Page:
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expedient

[ik-spee-dee-uh nt] /ɪkˈspi di ənt/
adjective
1.
tending to promote some proposed or desired object; fit or suitable for the purpose; proper under the circumstances:
It is expedient that you go.
2.
conducive to advantage or interest, as opposed to right.
3.
acting in accordance with expediency.
noun
4.
a means to an end:
The ladder was a useful expedient for getting to the second floor.
5.
a means devised or employed in an exigency; resource; shift:
Use any expedients you think necessary to get over the obstacles in your way.
Origin
1350-1400
1350-1400; Middle English < Latin expedient- (stem of expediēns), present participle of expedīre. See expedite, -ent
Related forms
expediently, adverb
nonexpedient, adjective
nonexpediently, adverb
quasi-expedient, adjective
quasi-expediently, adverb
unexpedient, adjective
unexpediently, adverb
Synonyms
1. advisable, appropriate, desirable; advantageous, profitable. 5. device, contrivance, resort.
Antonyms
1. disadvantageous.
Dictionary.com Unabridged
Based on the Random House Dictionary, © Random House, Inc. 2014.
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Examples from the web for expedient
  • The timing does seem mighty expedient.
  • We can afford to focus on not getting by with the expedient.
  • He made his decision on what is best for the country rather than what is politically expedient.
  • He is quite content to go along on an issue he knows to be wrong — if that is the expedient thing to do.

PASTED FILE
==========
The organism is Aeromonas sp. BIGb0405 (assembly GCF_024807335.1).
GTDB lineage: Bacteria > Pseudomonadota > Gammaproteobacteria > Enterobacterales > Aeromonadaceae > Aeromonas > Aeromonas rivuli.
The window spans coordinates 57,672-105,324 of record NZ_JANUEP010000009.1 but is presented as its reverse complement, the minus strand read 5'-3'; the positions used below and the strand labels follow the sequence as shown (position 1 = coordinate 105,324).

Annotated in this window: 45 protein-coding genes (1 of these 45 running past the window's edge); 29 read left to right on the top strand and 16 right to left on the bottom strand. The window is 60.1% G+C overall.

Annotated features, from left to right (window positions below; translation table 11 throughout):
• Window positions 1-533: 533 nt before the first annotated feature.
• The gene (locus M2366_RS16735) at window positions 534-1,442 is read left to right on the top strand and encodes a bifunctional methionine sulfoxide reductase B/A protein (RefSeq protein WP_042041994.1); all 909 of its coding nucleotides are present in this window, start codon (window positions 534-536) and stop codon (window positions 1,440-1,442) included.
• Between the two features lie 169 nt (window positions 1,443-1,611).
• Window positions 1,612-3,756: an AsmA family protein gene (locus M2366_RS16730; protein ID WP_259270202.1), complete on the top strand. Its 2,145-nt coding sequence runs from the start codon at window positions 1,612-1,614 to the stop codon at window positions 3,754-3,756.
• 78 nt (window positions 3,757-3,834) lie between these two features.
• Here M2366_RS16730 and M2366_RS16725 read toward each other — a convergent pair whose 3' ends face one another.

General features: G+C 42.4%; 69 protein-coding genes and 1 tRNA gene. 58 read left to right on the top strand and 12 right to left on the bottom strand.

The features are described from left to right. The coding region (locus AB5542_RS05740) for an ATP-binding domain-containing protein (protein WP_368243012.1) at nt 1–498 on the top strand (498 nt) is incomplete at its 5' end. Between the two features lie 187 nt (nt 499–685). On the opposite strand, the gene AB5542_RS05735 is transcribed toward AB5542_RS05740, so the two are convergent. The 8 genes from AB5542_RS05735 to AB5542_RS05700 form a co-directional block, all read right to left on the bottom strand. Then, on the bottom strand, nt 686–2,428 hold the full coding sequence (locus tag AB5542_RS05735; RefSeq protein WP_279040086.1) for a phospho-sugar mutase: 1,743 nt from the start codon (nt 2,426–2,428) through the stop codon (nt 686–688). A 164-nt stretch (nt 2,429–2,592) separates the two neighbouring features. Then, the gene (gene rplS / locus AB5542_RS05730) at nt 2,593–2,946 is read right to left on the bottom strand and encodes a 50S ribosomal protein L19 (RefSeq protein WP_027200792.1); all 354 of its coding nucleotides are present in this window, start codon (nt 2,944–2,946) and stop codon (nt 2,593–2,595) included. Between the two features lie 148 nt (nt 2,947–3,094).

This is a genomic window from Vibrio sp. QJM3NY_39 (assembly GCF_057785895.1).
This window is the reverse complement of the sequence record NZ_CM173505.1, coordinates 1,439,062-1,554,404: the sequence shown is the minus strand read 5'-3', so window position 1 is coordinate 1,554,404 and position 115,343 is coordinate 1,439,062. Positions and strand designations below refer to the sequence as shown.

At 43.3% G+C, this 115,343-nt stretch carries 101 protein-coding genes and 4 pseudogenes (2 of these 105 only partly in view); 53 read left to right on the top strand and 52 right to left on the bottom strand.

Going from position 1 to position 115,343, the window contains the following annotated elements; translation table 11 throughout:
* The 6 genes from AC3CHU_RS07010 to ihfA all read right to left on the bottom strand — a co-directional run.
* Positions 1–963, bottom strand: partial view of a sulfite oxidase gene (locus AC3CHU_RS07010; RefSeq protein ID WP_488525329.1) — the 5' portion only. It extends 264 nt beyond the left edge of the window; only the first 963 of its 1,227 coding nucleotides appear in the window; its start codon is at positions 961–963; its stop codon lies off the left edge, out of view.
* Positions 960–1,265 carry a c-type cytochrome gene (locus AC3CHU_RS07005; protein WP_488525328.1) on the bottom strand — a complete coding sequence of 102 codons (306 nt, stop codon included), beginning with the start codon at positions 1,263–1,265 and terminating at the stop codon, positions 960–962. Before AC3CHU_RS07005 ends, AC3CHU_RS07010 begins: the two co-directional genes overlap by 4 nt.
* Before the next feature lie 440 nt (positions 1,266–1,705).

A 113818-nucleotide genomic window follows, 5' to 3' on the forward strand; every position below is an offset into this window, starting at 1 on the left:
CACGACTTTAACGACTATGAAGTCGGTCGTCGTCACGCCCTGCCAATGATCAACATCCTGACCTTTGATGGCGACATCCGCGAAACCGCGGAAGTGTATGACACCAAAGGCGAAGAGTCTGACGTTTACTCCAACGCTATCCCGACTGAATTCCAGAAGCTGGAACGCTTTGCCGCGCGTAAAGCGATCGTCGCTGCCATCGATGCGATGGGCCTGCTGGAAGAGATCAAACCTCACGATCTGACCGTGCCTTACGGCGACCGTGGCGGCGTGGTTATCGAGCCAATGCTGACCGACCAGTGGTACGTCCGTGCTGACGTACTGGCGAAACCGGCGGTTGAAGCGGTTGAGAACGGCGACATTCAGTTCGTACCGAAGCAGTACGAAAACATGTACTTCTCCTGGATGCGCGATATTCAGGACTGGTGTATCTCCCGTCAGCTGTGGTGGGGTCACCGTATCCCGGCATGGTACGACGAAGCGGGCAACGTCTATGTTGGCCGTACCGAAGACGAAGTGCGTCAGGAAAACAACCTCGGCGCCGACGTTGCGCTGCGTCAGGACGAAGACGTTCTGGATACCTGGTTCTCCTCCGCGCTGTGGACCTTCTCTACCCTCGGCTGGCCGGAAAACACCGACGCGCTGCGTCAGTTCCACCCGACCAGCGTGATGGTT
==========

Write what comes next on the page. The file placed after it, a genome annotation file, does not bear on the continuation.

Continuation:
• Science can't give us meaning, but it can be an expedient.
  • That sort of expedient partisanship is a poor reason for reversing the law.
  • In fact, that person is making a reasonable and an expedient decision.
  • For every reckless and expedient act, there are others of leadership and vision.
  • He saw the light when it became politically expedient.
  • But surely there must be a more expedient method.
British Dictionary definitions for expedient

expedient

/ɪkˈspiːdɪənt/
adjective
1.
suitable to the circumstances; appropriate
2.
inclined towards methods or means that are advantageous rather than fair or just
noun
3.
something suitable or appropriate, esp something used during an urgent situation
Derived Forms
expediently, adverb
Word Origin
C14: from Latin expediēns setting free; see expedite
Collins English Dictionary - Complete & Unabridged 2012 Digital Edition
© William Collins Sons & Co. Ltd. 1979, 1986 © HarperCollins
Publishers 1998, 2000, 2003, 2005, 2006, 2007, 2009, 2012
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Word Origin and History for expedient
adj.

late 14c., "advantageous, fit, proper," from Old French expedient (14c.) or directly from Latin expedientem (nominative expediens) "beneficial," present participle of expedire "make fit or ready, prepare" (see expedite).

The noun meaning "a device adopted in an exigency, a resource" is from 1650s. Related: Expediential (1836); expedientially (1873); expediently (late 14c.).

Online Etymology Dictionary, © 2010 Douglas Harper
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